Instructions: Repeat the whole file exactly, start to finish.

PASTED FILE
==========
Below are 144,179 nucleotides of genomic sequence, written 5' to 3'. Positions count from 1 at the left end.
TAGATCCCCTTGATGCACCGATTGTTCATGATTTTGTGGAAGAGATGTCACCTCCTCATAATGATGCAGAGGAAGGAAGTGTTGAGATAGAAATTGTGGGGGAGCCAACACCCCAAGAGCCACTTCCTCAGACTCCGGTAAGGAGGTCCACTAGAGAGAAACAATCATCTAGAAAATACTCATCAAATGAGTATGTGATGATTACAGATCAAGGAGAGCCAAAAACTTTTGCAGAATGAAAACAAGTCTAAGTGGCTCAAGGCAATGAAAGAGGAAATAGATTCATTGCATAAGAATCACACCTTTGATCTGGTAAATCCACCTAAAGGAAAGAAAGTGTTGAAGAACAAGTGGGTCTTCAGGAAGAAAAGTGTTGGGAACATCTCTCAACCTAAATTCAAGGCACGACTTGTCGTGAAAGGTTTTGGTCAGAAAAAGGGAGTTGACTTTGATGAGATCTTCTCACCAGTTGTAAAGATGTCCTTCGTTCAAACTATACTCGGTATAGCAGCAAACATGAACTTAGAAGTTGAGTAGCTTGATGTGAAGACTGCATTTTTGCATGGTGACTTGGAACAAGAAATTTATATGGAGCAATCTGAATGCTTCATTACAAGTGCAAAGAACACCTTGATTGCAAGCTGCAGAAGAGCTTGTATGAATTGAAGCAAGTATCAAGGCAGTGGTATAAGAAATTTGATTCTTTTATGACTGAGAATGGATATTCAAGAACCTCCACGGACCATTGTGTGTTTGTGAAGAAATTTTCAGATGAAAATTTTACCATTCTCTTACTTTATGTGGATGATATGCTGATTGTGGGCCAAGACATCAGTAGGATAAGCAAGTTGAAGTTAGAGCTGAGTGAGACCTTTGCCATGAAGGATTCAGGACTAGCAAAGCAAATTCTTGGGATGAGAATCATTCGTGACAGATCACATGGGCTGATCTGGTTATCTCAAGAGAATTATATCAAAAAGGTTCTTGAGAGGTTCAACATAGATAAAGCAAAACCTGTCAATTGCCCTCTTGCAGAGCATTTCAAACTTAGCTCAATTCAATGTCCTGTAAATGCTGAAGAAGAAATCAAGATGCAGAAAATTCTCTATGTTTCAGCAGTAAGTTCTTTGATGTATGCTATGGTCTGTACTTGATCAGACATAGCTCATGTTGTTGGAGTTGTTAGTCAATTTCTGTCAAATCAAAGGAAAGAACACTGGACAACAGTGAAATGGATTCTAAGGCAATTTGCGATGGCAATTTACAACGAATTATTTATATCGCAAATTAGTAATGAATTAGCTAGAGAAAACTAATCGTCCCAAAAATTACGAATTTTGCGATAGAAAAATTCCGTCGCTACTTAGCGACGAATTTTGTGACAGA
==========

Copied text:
Below are 144,179 nucleotides of genomic sequence, written 5' to 3'. Positions count from 1 at the left end.
TAGATCCCCTTGATGCACCGATTGTTCATGATTTTGTGGAAGAGATGTCACCTCCTCATAATGATGCAGAGGAAGGAAGTGTTGAGATAGAAATTGTGGGGGAGCCAACACCCCAAGAGCCACTTCCTCAGACTCCGGTAAGGAGGTCCACTAGAGAGAAACAATCATCTAGAAAATACTCATCAAATGAGTATGTGATGATTACAGATCAAGGAGAGCCAAAAACTTTTGCAGAATGAAAACAAGTCTAAGTGGCTCAAGGCAATGAAAGAGGAAATAGATTCATTGCATAAGAATCACACCTTTGATCTGGTAAATCCACCTAAAGGAAAGAAAGTGTTGAAGAACAAGTGGGTCTTCAGGAAGAAAAGTGTTGGGAACATCTCTCAACCTAAATTCAAGGCACGACTTGTCGTGAAAGGTTTTGGTCAGAAAAAGGGAGTTGACTTTGATGAGATCTTCTCACCAGTTGTAAAGATGTCCTTCGTTCAAACTATACTCGGTATAGCAGCAAACATGAACTTAGAAGTTGAGTAGCTTGATGTGAAGACTGCATTTTTGCATGGTGACTTGGAACAAGAAATTTATATGGAGCAATCTGAATGCTTCATTACAAGTGCAAAGAACACCTTGATTGCAAGCTGCAGAAGAGCTTGTATGAATTGAAGCAAGTATCAAGGCAGTGGTATAAGAAATTTGATTCTTTTATGACTGAGAATGGATATTCAAGAACCTCCACGGACCATTGTGTGTTTGTGAAGAAATTTTCAGATGAAAATTTTACCATTCTCTTACTTTATGTGGATGATATGCTGATTGTGGGCCAAGACATCAGTAGGATAAGCAAGTTGAAGTTAGAGCTGAGTGAGACCTTTGCCATGAAGGATTCAGGACTAGCAAAGCAAATTCTTGGGATGAGAATCATTCGTGACAGATCACATGGGCTGATCTGGTTATCTCAAGAGAATTATATCAAAAAGGTTCTTGAGAGGTTCAACATAGATAAAGCAAAACCTGTCAATTGCCCTCTTGCAGAGCATTTCAAACTTAGCTCAATTCAATGTCCTGTAAATGCTGAAGAAGAAATCAAGATGCAGAAAATTCTCTATGTTTCAGCAGTAAGTTCTTTGATGTATGCTATGGTCTGTACTTGATCAGACATAGCTCATGTTGTTGGAGTTGTTAGTCAATTTCTGTCAAATCAAAGGAAAGAACACTGGACAACAGTGAAATGGATTCTAAGGCAATTTGCGATGGCAATTTACAACGAATTATTTATATCGCAAATTAGTAATGAATTAGCTAGAGAAAACTAATCGTCCCAAAAATTACGAATTTTGCGATAGAAAAATTCCGTCGCTACTTAGCGACGAATTTTGTGACAGA